Last year's lemon bars (and I can't remember what recipe I used for the life of me) were too tart, so I was a bit gun-shy about going off-recipe and adding a bunch of extra lemon. The recipe only calls for two tablespoons. I juiced a small lemon and it yielded about three tablespoons and I put all of it in. Still, not nearly tart enough. Not even close. The lemon flavor is faint, at best. I also think that there is generally not enough filling or, alternately, the crust is too thick. I also baked this for the minimum time (and with my oven I usually have to bake for the max), and it was too brown in the middle in too chewy around the edges.

So is this a flawed recipe? Perhaps. Or perhaps those of you who don't like anything that's too tart would love it. But why would you make lemon squares if you don't like things that are tart? Anyway, it'll be back to the drawing board next Christmas, but for now these are happily hanging out in the freezer, ready to hit my holiday cookie plate. Because while they're not perfect, they're still lemon squares, which is worth something.

Saturday, November 20, 2010

The recipe: Chicken and Sausage Gumbo from the Canadian Living Slow Cooker cookbook. Recipe online here

Substitutions: None. I took the chorizo option and opted out of adding white wine.

Verdict: Not bad. This was another slow cooker recipe that required a lot of prep, which is kind of a pain. The taste was yummy, but I'm doubting very authentic. I went with chorizo rather than sweet Italian sausages and while it was a little spicy for the kids, I'm glad because otherwise the sauce/broth (depending on whether you consider gumbo a soup or not) would have been a little bland. Still, a nice warmer-upper on a freezing cold winter night.

The Cooky Book: Jam Bars

The Recipe: Jam Bars from Betty Crocker's The Cooky Book

The Substitutions: Per usual, I used butter for shortening. I also used the jam version rather than the original Date Bars, which was just not going to fly around here.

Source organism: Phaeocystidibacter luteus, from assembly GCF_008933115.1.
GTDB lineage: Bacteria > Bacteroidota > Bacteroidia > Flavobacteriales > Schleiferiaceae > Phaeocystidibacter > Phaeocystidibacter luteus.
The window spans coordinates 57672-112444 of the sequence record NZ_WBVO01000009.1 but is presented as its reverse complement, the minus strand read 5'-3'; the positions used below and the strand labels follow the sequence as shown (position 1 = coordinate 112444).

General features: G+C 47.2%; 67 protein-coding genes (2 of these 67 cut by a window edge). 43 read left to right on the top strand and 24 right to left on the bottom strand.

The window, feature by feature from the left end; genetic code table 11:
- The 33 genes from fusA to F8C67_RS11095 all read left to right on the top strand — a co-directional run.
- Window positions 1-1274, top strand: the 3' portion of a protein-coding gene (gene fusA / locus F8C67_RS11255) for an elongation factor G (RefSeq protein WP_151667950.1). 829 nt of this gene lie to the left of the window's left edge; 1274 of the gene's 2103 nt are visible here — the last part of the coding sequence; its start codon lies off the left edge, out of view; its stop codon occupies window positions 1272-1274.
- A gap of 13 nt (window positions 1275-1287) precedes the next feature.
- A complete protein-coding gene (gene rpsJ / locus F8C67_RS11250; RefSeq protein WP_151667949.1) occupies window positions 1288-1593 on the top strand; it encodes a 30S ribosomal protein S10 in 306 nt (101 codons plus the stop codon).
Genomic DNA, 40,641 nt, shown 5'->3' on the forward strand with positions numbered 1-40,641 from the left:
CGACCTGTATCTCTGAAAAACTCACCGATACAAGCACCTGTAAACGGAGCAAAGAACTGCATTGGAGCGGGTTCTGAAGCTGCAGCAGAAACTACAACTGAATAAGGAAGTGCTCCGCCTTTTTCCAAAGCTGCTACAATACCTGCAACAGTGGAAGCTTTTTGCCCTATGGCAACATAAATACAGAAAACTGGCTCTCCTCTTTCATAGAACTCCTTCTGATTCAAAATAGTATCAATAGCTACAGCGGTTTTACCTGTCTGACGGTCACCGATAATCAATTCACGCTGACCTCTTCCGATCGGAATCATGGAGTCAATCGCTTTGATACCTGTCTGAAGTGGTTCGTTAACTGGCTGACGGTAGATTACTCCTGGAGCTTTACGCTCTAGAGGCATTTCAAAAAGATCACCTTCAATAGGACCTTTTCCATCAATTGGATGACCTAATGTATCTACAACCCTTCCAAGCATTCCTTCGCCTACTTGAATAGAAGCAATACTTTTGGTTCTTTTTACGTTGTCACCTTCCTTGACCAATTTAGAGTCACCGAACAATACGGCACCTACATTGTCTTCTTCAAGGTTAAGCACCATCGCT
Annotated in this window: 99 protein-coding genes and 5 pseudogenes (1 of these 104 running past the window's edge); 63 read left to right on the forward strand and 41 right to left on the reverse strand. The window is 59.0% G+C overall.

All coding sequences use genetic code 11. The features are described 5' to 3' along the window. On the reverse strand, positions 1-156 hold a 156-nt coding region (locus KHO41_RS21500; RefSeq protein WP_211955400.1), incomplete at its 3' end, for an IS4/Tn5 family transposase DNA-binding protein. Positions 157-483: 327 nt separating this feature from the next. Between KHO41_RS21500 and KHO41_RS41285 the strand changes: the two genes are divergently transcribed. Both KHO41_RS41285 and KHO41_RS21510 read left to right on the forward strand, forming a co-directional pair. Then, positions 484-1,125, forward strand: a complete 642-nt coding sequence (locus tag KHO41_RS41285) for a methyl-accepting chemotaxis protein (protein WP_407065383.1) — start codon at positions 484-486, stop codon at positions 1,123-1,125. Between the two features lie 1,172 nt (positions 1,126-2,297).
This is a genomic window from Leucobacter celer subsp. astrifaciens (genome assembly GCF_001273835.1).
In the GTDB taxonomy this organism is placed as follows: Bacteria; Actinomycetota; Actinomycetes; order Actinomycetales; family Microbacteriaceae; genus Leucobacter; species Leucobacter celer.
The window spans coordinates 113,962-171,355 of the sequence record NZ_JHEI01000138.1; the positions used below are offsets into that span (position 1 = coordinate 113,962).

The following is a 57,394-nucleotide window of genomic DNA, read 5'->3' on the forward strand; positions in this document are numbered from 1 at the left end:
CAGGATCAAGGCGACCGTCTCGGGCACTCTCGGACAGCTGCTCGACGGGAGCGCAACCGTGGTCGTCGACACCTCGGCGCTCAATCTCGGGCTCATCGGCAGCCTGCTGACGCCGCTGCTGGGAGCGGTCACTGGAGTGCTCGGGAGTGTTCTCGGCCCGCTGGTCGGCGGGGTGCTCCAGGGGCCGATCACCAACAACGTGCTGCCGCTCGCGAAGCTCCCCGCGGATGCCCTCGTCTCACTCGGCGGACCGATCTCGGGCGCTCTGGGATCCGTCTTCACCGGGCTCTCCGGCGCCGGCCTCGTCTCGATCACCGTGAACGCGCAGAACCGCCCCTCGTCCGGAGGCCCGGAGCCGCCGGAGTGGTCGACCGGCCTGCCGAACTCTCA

The Verdict: I really like this oatmeal/fruit kind of treats for the kids school/babysitting snacks. But I will say, I have had better versions. More hippie versions, should I say? This one is pretty yummy, as far as your classic fruit sandwiched between layers of oatmeal squares go, but man, is it ever sweet. Like pow! Henry, of course, can't get enough of these things. But I couldn't even finish one off because it was like spooning brown sugar directly into my mouth. So yes, this one is a hit, but I'm unable to congratulate myself for making the kids a wholesome snack. And is there any other reason to bake with oatmeal?

Friday, November 12, 2010

The Cooky Book: Butterscotch Brownies

The Recipe: Butterscotch Brownies from Betty Crocker's The Cooky Book.

The Substitutions: Omitted nuts and made the coconut version.

The Verdict: After months of bland drop cookies, these were a real treat to make. They were so easy -- I mixed them with a spoon and then just poured them into the pan. So easy. And they're actually pretty good. Everyone in the family agreed that chocolate brownies would have been preferable (what is with Betty Crocker's aversion to chocolate?), but the children have been eating them up with glee. And the best part about bars (or as they call them in these parts, squares) is that the batch is small, so I can move onto something else sooner rather than later.

Stuffed Shells

The Recipe: Stuffed Shells from the November 2010 issue of Martha Stewart Living.

The Substitutions: I used red cabbage rather than radicchio.

The Verdict: This was in the "Confident Cook" section of MSL, and it's really fussy, so I'm sort of shocked I made it at all. But I'm glad I did. These shells are stuffed with cabbage and prosciutto, plus the obligatory cheeses. Simple, but kind of time-consuming. Still, I found it kind of meditative to stuff those pasta shells by hand.